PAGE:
2013 August 26 -- visual observation of Jansen and domes

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Joined: Fri Aug 04, 2006 3:03 am
Location: St Dennis, Cornwall, UK

2013 August 26 -- visual observation of Jansen and domes

Post by ptgrego »


Jansen, Cajal and the dome Cajal 1
2013 August 26
00:30-01:30 UT
Lunation 168
Moon’s age: 19.11 to 19.15 days
Col. 146.7 to 147.2°
Libration lat. +00° 15’ to +00° 15’
Libration long. +06° 25’ to +06° 31’
200 mm SCT, 200x, integrated light
Seeing: AII, good, clear, dew towards end of session
Peter Grego
Location: St Dennis, Cornwall, UK
Original pencil sketch enhanced after observing session in PhotoPlus X2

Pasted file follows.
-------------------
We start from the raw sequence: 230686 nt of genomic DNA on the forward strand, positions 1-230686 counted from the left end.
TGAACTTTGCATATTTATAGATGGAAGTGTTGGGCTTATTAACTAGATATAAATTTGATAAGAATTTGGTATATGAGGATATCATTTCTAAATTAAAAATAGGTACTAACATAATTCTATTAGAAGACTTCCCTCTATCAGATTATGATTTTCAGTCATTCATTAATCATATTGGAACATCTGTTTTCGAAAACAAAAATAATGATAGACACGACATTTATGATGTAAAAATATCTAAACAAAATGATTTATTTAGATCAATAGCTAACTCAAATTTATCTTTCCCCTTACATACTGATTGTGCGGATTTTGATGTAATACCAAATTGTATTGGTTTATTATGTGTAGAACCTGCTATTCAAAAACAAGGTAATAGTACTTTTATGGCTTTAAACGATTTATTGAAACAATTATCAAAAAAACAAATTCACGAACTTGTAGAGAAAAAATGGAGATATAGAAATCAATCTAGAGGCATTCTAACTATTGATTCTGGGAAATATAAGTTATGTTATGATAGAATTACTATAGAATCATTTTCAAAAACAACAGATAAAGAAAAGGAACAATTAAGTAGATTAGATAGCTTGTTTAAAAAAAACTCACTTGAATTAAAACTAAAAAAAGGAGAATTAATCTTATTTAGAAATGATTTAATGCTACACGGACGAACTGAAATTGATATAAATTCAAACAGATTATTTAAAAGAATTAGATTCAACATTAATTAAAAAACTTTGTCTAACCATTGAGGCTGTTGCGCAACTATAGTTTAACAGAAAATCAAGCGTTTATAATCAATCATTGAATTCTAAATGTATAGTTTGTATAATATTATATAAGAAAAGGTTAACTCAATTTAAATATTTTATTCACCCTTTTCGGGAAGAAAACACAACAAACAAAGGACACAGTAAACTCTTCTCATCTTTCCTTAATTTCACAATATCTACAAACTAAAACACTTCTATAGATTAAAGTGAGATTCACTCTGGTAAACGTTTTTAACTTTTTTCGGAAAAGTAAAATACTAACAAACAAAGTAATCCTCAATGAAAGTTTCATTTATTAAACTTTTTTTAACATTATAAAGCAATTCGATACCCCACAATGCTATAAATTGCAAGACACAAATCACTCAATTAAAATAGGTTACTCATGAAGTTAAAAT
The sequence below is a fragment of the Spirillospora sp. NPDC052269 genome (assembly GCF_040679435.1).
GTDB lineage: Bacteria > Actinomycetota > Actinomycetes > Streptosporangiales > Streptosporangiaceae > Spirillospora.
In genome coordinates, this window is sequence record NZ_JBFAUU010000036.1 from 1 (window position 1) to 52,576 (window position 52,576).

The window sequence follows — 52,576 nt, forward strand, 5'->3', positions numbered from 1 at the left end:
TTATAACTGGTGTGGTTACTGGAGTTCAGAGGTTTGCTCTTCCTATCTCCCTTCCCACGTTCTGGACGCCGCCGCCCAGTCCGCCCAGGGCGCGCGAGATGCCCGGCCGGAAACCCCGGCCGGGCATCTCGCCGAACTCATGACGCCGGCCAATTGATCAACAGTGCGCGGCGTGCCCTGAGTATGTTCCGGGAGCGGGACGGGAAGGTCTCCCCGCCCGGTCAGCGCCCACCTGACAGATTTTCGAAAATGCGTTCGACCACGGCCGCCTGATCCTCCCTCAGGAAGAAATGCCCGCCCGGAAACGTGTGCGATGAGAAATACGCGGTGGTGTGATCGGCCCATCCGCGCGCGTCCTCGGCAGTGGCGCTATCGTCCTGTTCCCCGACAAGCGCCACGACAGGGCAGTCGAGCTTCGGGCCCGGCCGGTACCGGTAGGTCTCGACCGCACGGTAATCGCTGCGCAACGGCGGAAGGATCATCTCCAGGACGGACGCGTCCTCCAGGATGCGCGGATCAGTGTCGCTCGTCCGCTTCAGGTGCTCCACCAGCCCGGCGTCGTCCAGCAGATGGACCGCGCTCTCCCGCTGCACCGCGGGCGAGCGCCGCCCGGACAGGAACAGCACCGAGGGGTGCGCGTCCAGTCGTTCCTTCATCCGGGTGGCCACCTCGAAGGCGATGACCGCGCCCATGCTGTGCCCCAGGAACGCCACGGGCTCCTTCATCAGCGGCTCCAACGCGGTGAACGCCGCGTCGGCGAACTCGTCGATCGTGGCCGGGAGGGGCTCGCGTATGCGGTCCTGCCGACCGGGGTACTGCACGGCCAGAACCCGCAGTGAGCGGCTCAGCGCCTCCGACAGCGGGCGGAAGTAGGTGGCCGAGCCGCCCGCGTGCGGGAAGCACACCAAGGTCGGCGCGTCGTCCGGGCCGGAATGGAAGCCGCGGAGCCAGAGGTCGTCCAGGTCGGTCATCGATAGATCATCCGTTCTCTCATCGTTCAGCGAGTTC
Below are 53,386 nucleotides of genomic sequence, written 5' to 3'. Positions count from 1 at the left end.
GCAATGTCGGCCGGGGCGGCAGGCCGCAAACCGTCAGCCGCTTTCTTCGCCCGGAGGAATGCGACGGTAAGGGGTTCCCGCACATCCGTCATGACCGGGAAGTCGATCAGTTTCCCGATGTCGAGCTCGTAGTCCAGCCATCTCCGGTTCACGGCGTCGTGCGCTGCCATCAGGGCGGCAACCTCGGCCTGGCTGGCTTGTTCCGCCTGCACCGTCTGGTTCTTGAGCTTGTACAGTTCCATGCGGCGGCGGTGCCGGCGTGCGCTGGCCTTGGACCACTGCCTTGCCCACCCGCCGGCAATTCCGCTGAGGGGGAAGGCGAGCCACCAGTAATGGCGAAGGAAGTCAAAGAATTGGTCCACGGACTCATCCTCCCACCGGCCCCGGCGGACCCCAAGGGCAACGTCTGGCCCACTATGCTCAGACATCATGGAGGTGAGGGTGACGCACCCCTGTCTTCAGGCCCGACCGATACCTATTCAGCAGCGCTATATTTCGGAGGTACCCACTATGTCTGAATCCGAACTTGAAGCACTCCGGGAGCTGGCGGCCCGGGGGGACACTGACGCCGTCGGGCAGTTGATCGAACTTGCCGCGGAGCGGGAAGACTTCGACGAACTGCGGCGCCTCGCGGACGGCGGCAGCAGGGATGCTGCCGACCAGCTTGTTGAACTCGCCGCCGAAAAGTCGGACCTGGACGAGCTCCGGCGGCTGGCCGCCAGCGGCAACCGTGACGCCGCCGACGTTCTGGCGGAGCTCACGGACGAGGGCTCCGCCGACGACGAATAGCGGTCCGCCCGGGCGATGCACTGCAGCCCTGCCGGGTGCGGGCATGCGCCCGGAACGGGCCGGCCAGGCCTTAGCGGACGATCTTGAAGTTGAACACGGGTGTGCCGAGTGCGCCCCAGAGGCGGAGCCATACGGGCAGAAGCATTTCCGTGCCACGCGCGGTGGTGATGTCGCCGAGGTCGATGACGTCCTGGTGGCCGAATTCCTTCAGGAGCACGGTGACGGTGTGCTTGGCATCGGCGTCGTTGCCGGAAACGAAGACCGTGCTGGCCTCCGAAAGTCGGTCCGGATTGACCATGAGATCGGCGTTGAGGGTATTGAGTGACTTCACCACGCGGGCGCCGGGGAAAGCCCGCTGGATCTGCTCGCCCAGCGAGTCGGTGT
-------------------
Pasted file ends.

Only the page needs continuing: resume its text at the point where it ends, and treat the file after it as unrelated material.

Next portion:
Notes: An observation of sunset over the fascinating and much-neglected dome field near Jansen (23 km) in northwestern Mare Tranquillitatis. Jansen, slightly polygonal in appearance, was some distance from the terminator; its western rim cast a narrow shadow but most of the crater’s dark, smooth-looking floor was illuminated, and appeared darkest in the upper northeastern corner at the foot of the inner eastern wall. Low ridges extended both north and south of Jansen across the mare, and another ran around Jansen in the west, some distance (around 10 km) from the crater’s rim. To the northeast, near the top of the area depicted, lay the small crater Cajal L, its interior full of shadow. To the northwest of Jansen, in the upper left corner of the area depicted, was a similar-sized but unnamed crater whose floor was shadow-filled. To the east of this crater appeared a dusky patch that wasn’t full shadow, perhaps an area of rough terrain or lower albedo. East of Jansen was the prominent curve of Dorsum Barlow which cast a broad shadow to the east. There appeared to be a trace of Rima Jansen cutting across the dorsum but it was not observed across the mare itself. Running south of Jansen was a more prominent mountain spine that extended southeast by around 35 km. The dorsum and ridge formed what looked like the western wall of a large but disintegrated irregular crater east of Jansen whose floor was occupied by a large dome, roughly the size of Jansen, with three smaller domes appended to its southern edge. This striking feature was the dome Cajal 1 (it used to be called Jansen F 1, and Jansen F was renamed Cajal in 1973). Cajal 1 appeared rather smooth and rounded, slightly polygonal in outline and darkly shadowed on its eastern slopes in the setting Sun; there appeared to be some structure to it , with a slight depression running across its northern slopes. Three elongated ridges or elevations lay to the east of Cajal 1, the nearest and brightest running southeast from the 4 o’clock position on the dome’s base, a north-south ridge further east adjoining the terminator and the third to the north of this ridge, around 15 km from the dome’s base; the latter ridge cast a shadow that nearly touched the terminator. The crater Cajal (9 km) itself, which lay south of the dome Cajal 1, had a floor completely covered by shadow but its inner eastern wall was bright. Cajal cast a prominent shadow to its east which didn’t quite reach the terminator. Immediately to the southwest of Cajal was a small peak that cast a long, broad shadow to the terminator. The southern half of the observational drawing takes in the eastern wall of the large unnamed flooded crater east of Carrel (Carrel lay just outside the area drawn, to the lower left), a prominent ridge whose northern tip was connected with the previously-mentioned mountain spine to the southeast of Jansen by a low north-south ridge. Low dorsa occupy the central southern portion of the area depicted, including the little craters Jansen W and its smaller partner. Four low domes were observed in the vicinity of Sinas E, along with a peak to the crater’s northeast that cast a pointed shadow towards the terminator. It’s worth mentioning that the terminator here appeared rather linear and seemed to lie along the shadow cast by a low ridge (although perhaps this is not depicted clearly in the sketch). Additionally, the placement of Sinas E in the drawing is a little further north than it actually is. The observation, a 10 x 12 cm pencil sketch made at the eyepiece, was immediately scanned and transformed into the finished drawing in PhotoPlus X2 by darkening and defining the shadows more clearly and removing any obvious errors in the original sketch that could not be attended to in the field.
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